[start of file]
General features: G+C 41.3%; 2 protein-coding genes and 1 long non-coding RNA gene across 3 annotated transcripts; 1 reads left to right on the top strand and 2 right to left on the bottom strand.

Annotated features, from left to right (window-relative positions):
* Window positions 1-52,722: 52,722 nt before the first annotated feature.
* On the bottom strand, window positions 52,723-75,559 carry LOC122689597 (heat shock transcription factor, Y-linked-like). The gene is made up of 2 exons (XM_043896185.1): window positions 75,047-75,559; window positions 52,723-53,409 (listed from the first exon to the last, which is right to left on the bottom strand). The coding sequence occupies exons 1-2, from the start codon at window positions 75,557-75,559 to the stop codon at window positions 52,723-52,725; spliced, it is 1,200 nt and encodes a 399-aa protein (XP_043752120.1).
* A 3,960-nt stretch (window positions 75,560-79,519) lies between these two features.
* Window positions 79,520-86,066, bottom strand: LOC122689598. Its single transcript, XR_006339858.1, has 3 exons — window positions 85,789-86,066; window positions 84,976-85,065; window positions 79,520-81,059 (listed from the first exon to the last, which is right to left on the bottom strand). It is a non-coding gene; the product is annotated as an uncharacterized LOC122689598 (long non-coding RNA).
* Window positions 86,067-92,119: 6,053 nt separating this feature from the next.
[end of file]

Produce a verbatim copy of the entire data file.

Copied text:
General features: G+C 41.3%; 2 protein-coding genes and 1 long non-coding RNA gene across 3 annotated transcripts; 1 reads left to right on the top strand and 2 right to left on the bottom strand.

Annotated features, from left to right (window-relative positions):
* Window positions 1-52,722: 52,722 nt before the first annotated feature.
* On the bottom strand, window positions 52,723-75,559 carry LOC122689597 (heat shock transcription factor, Y-linked-like). The gene is made up of 2 exons (XM_043896185.1): window positions 75,047-75,559; window positions 52,723-53,409 (listed from the first exon to the last, which is right to left on the bottom strand). The coding sequence occupies exons 1-2, from the start codon at window positions 75,557-75,559 to the stop codon at window positions 52,723-52,725; spliced, it is 1,200 nt and encodes a 399-aa protein (XP_043752120.1).
* A 3,960-nt stretch (window positions 75,560-79,519) lies between these two features.
* Window positions 79,520-86,066, bottom strand: LOC122689598. Its single transcript, XR_006339858.1, has 3 exons — window positions 85,789-86,066; window positions 84,976-85,065; window positions 79,520-81,059 (listed from the first exon to the last, which is right to left on the bottom strand). It is a non-coding gene; the product is annotated as an uncharacterized LOC122689598 (long non-coding RNA).
* Window positions 86,067-92,119: 6,053 nt separating this feature from the next.